Once again we have a politician, who took an oath to defend the Constitution and the rights it guarantees, but once elected, they ignore that oath of office.
By Kathryn Brenzel
The worth of a Facebook picture hinges on what it says. For a Phillipsburg man, one picture spoke volumes.
It was worth six months in the Warren County jail.
A picture of [name withheld], 31, holding a beer on the other side of the Delaware River revealed that he broke three rules of his parole: no Facebook, no leaving the state without permission and no alcohol. [name withheld] was sentenced in June for violating the conditions of a community supervision for a life sentence imposed for a 2001 sexual assault conviction, according to court documents.
Social network requirements in New Jersey, for the most part, stop there, but some lawmakers are seeking to expand restrictions to other offenders. Assemblywoman Donna Simon, D-Hunterdon, announced earlier this month plans to propose an identical version of Louisiana's recently passed law that requires Megan's Law offenders to identify themselves as such in their social networking profiles. Simon said the law would serve as an additional protection against offenders veiling their identity to prey on children.
- Well, not all ex-sex offender "prey or children," like this idiot and most other politicians who do not have the balls to stand up for what they believe in, and stick to their oaths, but who just go along with the crowd, seem to think. When are you "protectors of children" going to also put all other criminals, who have harmed children, onto a public registry so we can "protect" our children? Like drug dealers, gang members, murderers, DUI offenders, abusive parents, bullies, etc? Where is the registry for them? Hell, why not just one registry for all sinners, including yourselves? You do that, and I'll vote for it!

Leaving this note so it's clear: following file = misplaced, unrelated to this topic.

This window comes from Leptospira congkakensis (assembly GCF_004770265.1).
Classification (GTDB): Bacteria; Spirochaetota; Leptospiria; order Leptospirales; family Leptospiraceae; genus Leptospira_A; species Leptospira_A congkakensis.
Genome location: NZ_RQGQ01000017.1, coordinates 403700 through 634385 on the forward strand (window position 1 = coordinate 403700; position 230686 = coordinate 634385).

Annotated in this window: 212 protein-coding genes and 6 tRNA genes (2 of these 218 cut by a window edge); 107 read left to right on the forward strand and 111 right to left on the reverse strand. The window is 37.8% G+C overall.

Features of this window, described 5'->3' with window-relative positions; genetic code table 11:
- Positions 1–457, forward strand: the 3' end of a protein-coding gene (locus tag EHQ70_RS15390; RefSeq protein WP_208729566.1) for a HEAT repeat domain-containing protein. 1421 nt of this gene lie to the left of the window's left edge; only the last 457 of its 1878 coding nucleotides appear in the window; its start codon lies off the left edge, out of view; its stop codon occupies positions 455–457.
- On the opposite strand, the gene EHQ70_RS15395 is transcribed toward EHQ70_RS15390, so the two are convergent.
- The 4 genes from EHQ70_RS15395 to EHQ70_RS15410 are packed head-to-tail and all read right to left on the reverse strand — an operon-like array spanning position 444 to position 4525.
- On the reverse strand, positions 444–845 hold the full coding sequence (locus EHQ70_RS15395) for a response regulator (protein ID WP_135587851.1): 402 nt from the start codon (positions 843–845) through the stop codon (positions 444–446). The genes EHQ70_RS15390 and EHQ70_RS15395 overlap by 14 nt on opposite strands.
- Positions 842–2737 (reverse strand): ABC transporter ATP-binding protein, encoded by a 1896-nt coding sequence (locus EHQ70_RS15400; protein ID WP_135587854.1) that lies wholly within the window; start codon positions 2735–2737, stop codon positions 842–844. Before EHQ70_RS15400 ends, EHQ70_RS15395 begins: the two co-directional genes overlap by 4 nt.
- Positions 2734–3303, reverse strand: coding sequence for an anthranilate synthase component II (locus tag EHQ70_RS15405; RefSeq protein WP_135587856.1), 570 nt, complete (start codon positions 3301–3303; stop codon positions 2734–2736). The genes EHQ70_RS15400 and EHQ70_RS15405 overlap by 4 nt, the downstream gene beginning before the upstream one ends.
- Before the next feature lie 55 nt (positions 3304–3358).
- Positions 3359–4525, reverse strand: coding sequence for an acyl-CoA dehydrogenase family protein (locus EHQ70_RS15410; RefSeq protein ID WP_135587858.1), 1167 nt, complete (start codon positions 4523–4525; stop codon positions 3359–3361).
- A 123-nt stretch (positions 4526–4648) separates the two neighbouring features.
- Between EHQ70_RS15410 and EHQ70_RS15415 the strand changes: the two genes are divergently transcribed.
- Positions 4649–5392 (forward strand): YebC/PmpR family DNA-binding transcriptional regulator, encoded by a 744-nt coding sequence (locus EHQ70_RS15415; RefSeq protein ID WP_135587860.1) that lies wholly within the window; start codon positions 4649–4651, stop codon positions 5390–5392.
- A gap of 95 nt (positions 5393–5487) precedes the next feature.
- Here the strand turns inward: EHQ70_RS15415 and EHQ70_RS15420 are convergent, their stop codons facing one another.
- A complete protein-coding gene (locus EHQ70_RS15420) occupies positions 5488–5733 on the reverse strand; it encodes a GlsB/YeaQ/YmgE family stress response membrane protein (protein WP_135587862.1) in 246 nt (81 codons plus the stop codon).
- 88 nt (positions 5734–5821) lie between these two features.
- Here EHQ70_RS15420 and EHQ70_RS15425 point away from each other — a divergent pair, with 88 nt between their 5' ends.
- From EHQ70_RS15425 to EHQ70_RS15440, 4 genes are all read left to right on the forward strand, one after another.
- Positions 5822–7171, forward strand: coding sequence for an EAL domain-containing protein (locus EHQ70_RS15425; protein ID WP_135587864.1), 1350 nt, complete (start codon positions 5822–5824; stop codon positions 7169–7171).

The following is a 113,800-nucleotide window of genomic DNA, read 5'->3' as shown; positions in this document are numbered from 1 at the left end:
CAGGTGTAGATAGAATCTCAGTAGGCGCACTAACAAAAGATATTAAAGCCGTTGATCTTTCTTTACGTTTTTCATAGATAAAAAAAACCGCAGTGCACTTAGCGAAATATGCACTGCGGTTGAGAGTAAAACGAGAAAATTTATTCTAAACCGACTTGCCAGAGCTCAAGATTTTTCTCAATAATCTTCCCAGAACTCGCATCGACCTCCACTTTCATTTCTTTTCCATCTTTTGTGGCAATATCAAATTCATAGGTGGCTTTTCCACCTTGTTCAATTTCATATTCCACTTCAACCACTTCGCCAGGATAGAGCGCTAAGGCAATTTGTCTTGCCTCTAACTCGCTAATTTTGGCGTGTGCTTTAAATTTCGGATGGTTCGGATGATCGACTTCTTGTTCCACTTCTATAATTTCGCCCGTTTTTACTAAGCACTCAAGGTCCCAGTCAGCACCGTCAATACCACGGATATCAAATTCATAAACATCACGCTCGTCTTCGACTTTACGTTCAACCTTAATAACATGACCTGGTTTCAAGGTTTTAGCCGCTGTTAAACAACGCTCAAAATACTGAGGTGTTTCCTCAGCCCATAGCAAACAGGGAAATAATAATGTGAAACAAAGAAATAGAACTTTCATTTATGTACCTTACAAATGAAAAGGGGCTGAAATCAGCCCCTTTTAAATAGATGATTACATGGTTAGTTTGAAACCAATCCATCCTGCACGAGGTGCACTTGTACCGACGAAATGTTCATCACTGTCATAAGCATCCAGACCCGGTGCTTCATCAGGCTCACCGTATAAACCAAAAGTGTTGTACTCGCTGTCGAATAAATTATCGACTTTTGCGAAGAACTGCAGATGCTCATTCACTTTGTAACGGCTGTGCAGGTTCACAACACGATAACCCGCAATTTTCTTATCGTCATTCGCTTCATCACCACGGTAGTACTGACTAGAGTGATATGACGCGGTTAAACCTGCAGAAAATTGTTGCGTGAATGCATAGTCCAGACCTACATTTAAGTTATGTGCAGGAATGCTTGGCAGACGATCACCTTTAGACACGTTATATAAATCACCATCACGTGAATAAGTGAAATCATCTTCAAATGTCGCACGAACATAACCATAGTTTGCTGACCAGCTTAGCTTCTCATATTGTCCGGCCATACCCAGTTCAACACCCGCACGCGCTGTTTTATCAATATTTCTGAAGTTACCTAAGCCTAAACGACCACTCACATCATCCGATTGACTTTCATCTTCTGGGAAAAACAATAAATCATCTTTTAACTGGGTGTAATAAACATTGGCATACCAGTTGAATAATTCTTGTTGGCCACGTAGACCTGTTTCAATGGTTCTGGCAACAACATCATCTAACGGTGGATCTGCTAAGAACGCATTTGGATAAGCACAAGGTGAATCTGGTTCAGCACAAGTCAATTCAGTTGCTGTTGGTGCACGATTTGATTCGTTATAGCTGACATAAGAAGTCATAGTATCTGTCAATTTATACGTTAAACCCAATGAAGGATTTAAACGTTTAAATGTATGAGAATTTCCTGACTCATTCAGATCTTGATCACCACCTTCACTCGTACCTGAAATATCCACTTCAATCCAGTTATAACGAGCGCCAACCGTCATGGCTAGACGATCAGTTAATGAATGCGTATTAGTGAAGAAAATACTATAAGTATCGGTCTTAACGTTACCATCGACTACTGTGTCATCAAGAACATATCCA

"Anybody who's ever watched, 'To Catch a Predator' knows they don't come to the door anymore," she said.
- So, neither do drug dealers who sell your kids meth that kills them, stores that sell them alcohol, or gang members who initiate them into a gang where they wind up dead. But they are not on an online public hit-list. Why not? Fair is fair, right?
The question of a sex offender's right to social networking sites has saturated national discussion in the past few months. The Supreme Court recently upheld an Indiana law banning registered offenders from the sites entirely, and Louisiana's law went live Aug.1. State laws tread in varying degrees of prohibition, which is changing as lawmakers address social networks as tools of supervision.
- Just because one state violates the Constitutional rights of others, doesn't mean other states have to follow the corruption!
In New Jersey, lifelong parole is imposed on offenders convicted of aggravated sexual assault, endangering the welfare of a child and kidnapping. A ban on social networks or the Internet as a whole is sometimes a condition of probation but is rarely applied in Warren County, said Assistant Chief Probation Officer Brenda Beacham. It's a special condition considered in cases where a computer was used to commit the crime, she said.
The sites can also be useful tools for probation officers to monitor those in their care.